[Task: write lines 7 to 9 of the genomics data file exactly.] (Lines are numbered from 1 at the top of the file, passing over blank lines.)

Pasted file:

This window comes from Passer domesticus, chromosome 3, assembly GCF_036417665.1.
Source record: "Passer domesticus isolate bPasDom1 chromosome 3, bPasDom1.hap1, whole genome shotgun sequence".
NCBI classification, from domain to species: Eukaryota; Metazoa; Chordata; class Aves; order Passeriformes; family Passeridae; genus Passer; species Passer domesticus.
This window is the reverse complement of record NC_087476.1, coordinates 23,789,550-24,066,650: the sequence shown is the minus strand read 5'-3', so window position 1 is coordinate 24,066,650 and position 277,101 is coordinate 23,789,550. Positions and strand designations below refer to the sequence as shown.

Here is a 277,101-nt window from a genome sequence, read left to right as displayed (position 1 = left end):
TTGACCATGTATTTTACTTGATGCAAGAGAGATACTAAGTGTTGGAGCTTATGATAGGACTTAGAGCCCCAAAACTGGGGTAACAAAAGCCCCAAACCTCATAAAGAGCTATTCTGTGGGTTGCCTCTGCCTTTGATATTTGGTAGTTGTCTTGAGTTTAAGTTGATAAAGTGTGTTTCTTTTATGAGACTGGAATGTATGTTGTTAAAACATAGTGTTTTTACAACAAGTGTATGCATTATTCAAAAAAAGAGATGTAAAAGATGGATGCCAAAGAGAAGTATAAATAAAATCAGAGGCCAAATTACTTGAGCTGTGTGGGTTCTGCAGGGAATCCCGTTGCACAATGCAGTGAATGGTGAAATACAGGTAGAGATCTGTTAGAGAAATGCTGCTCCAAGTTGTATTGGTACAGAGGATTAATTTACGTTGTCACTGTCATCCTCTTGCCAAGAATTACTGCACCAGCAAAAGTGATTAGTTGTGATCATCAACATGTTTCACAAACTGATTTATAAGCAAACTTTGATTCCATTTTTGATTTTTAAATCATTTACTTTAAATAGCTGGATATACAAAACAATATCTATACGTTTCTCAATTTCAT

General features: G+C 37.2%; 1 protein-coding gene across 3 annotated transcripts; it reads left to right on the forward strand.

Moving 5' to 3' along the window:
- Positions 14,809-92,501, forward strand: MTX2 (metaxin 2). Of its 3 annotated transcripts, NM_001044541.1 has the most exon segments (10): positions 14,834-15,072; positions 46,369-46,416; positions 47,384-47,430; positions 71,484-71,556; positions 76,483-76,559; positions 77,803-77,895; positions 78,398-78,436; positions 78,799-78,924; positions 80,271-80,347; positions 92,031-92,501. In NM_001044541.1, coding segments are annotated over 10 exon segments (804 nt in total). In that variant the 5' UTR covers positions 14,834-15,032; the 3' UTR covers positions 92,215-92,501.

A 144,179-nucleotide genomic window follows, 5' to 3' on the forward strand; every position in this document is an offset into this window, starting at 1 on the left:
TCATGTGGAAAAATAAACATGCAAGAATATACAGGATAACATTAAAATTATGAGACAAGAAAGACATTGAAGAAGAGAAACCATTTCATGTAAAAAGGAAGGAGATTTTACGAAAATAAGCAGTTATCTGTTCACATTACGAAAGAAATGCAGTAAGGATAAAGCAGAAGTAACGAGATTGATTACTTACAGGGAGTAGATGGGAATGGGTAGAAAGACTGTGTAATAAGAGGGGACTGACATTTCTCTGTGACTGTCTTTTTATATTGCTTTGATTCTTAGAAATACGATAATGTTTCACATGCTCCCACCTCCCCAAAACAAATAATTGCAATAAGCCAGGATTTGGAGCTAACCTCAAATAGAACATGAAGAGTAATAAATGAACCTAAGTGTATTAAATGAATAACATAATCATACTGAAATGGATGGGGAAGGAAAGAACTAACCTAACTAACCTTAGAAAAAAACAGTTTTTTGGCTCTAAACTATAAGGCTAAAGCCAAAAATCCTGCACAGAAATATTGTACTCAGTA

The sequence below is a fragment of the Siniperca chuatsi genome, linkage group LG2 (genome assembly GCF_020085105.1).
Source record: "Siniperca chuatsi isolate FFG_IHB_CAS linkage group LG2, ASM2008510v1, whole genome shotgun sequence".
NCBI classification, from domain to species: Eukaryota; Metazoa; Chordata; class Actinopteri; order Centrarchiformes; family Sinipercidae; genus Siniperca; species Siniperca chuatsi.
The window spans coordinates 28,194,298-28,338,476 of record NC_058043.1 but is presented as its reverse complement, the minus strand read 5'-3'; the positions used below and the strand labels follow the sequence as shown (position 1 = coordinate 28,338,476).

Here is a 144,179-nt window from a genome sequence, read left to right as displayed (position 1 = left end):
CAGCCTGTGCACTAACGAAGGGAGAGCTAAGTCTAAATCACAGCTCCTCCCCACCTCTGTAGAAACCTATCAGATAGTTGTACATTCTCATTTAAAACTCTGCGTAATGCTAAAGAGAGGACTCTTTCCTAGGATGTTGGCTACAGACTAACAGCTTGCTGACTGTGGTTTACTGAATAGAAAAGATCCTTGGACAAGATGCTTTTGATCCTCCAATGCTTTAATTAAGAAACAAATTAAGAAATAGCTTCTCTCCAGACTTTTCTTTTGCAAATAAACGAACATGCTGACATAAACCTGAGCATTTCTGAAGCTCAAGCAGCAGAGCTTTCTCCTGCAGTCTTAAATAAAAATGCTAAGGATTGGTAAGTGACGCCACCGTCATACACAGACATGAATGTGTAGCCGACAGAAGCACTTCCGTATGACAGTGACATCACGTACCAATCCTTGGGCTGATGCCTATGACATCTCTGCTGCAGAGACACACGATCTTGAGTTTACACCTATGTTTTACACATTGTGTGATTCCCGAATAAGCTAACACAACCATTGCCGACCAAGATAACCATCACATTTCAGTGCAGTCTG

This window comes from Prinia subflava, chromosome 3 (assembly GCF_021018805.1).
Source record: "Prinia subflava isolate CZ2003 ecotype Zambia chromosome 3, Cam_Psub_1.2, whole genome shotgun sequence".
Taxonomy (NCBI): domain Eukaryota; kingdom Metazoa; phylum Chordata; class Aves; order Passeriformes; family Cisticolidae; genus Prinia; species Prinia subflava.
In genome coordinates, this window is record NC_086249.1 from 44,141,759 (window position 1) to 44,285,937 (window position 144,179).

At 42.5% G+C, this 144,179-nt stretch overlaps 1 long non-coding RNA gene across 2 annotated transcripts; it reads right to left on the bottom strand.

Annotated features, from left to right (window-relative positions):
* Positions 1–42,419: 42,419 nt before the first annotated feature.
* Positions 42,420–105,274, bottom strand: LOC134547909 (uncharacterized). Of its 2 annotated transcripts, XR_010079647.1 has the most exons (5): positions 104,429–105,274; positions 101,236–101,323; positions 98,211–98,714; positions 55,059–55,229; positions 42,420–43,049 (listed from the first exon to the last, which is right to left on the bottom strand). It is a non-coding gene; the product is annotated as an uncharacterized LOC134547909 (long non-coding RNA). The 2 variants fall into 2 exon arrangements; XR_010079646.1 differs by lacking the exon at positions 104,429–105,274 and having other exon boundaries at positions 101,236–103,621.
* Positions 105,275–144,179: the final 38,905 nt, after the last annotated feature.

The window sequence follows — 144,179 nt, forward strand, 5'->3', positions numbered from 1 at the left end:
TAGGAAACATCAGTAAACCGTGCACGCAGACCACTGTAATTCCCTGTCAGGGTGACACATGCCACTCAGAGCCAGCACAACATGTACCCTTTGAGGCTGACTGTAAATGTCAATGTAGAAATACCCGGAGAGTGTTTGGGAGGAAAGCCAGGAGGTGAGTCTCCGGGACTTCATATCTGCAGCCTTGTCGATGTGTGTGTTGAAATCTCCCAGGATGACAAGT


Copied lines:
General features: G+C 37.2%; 1 protein-coding gene across 3 annotated transcripts; it reads left to right on the forward strand.

Moving 5' to 3' along the window:
- Positions 14,809-92,501, forward strand: MTX2 (metaxin 2). Of its 3 annotated transcripts, NM_001044541.1 has the most exon segments (10): positions 14,834-15,072; positions 46,369-46,416; positions 47,384-47,430; positions 71,484-71,556; positions 76,483-76,559; positions 77,803-77,895; positions 78,398-78,436; positions 78,799-78,924; positions 80,271-80,347; positions 92,031-92,501. In NM_001044541.1, coding segments are annotated over 10 exon segments (804 nt in total). In that variant the 5' UTR covers positions 14,834-15,032; the 3' UTR covers positions 92,215-92,501.